Attorney-at-Law

HAVEN’T A CLUE

In Uncategorized on 07/05/2018 at 17:22

That’s IRS’ counter to Robert Manashi and Nahrin Manashi, 2018 T. C. Memo. 106, when Rob and Nah claim IRS should’a could’a seen from their 1120S and 1099s and all that, that Rob and Nah didn’t bother reporting about $2.6 mil in income over four years in their 1040s.

Thus 3SOL.

Nope, says Judge Gale. You ran up 241 days stalling with a motion to quash IRS subpoenas. Plus whatever you put on the 1120S, or whatever was in the 1099s, it didn’t show you were hiding other income.

“Simply put, reporting some amount of gross receipts offers no ‘clue’ that other gross receipts have been omitted.  Nothing on [Rob’s and Nah’s Sub S]’s Form 1120S for each year reasonably alerted respondent that gross receipts had been underreported.  The ‘clue’ must be on the face of the return; respondent is not required to undertake further examination absent a ‘clue’ that would inform a reasonable person.” 2018 T. C. Memo. 106, at pp. 8-9.

Of course, if the 1120S had enough stuff to tip off IRS, then 3SOL.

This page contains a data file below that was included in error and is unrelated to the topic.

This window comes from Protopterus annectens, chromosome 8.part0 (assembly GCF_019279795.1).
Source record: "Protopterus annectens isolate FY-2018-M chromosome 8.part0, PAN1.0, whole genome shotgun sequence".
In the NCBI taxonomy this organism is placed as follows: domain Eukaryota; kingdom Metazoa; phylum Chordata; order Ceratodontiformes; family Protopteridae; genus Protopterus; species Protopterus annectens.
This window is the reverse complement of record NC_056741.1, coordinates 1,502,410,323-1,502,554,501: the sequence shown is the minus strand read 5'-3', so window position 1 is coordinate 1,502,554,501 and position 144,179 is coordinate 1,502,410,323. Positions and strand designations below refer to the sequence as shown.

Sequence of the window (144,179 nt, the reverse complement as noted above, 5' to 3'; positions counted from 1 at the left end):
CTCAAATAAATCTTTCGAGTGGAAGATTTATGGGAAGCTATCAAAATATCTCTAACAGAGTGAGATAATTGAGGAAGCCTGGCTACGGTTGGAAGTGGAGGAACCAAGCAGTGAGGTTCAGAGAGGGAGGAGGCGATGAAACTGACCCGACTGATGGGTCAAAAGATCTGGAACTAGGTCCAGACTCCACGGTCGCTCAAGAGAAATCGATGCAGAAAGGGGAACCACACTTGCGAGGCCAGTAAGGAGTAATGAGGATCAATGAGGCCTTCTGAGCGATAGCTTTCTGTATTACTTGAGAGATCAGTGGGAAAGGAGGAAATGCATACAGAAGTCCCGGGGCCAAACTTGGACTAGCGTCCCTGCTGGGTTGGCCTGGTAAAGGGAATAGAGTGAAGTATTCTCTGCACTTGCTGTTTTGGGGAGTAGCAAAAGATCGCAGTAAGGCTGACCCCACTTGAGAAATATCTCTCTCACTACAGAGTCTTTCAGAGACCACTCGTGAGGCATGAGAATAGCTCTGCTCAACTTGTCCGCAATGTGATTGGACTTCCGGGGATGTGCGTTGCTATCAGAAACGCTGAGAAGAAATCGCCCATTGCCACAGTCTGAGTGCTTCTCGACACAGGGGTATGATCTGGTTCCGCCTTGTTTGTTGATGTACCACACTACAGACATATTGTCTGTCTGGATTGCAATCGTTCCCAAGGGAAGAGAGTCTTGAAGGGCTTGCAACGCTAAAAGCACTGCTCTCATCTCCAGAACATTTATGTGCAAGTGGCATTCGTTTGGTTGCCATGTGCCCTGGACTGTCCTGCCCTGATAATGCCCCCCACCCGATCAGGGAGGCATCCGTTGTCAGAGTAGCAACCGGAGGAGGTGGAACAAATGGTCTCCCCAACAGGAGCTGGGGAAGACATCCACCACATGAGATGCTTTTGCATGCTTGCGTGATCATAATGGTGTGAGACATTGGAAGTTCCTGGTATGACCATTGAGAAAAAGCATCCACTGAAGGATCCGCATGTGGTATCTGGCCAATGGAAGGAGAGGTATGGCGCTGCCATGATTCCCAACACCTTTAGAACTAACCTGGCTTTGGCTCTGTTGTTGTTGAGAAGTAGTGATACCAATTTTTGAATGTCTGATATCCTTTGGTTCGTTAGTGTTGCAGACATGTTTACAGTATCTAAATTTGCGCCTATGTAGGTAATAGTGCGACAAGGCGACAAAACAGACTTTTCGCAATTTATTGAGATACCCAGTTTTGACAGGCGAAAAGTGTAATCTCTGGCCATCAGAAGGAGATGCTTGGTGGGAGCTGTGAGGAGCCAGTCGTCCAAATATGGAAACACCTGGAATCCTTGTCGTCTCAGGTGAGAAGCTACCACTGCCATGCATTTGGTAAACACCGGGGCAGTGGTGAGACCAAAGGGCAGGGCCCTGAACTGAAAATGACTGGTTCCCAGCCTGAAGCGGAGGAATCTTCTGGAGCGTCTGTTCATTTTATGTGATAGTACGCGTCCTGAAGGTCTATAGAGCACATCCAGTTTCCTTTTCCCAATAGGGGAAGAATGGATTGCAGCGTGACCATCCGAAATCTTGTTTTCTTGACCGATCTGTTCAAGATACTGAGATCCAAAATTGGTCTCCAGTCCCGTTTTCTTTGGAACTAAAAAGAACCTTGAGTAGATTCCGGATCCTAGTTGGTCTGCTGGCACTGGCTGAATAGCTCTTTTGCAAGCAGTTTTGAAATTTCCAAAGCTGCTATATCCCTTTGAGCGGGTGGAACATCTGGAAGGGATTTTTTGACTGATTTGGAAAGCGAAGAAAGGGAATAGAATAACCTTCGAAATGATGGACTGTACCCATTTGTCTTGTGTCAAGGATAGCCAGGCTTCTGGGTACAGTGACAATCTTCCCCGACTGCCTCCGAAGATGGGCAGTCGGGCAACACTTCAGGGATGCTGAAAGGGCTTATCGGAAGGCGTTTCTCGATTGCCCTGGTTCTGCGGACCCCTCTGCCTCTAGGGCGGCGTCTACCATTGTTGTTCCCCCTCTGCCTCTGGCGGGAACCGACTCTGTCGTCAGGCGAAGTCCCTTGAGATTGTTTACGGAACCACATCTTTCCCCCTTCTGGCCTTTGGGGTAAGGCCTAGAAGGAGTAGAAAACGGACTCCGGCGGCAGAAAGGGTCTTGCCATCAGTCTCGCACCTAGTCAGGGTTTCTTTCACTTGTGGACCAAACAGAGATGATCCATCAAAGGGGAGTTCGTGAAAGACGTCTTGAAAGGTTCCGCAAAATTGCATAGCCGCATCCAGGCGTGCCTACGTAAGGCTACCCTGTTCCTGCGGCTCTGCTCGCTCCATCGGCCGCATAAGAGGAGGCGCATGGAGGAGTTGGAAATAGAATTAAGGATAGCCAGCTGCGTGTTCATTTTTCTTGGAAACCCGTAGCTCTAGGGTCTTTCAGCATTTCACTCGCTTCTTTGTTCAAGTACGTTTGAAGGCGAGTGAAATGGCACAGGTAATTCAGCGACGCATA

Rob and Nah got 1099s from their three (count ‘em, three) banks they were running their business income through, and also got 1099s from their customers. Shouldn’t those have tipped off IRS?

No.

“There are no Forms 1099 issued by petitioners’ banks or [Sub S]’s clients in the record and certainly none attached to the returns filed by either petitioners or [Sub S].  Thus, any information from Forms 1099, if they were in fact filed, would not have been ‘disclosed in the return, or in a statement attached to the return’, as required by section 6501(e)(1)(B)(ii).” 2018 T. C. Memo. 106, at p. 9.

Takeaway- Practitioner, the record is your friend. Guard it as you would the dearest friend you are every likely to have. A 1099 or two in the record, even if not attached to the return , would enhance credibility, and maybe set the stage for an appeal.

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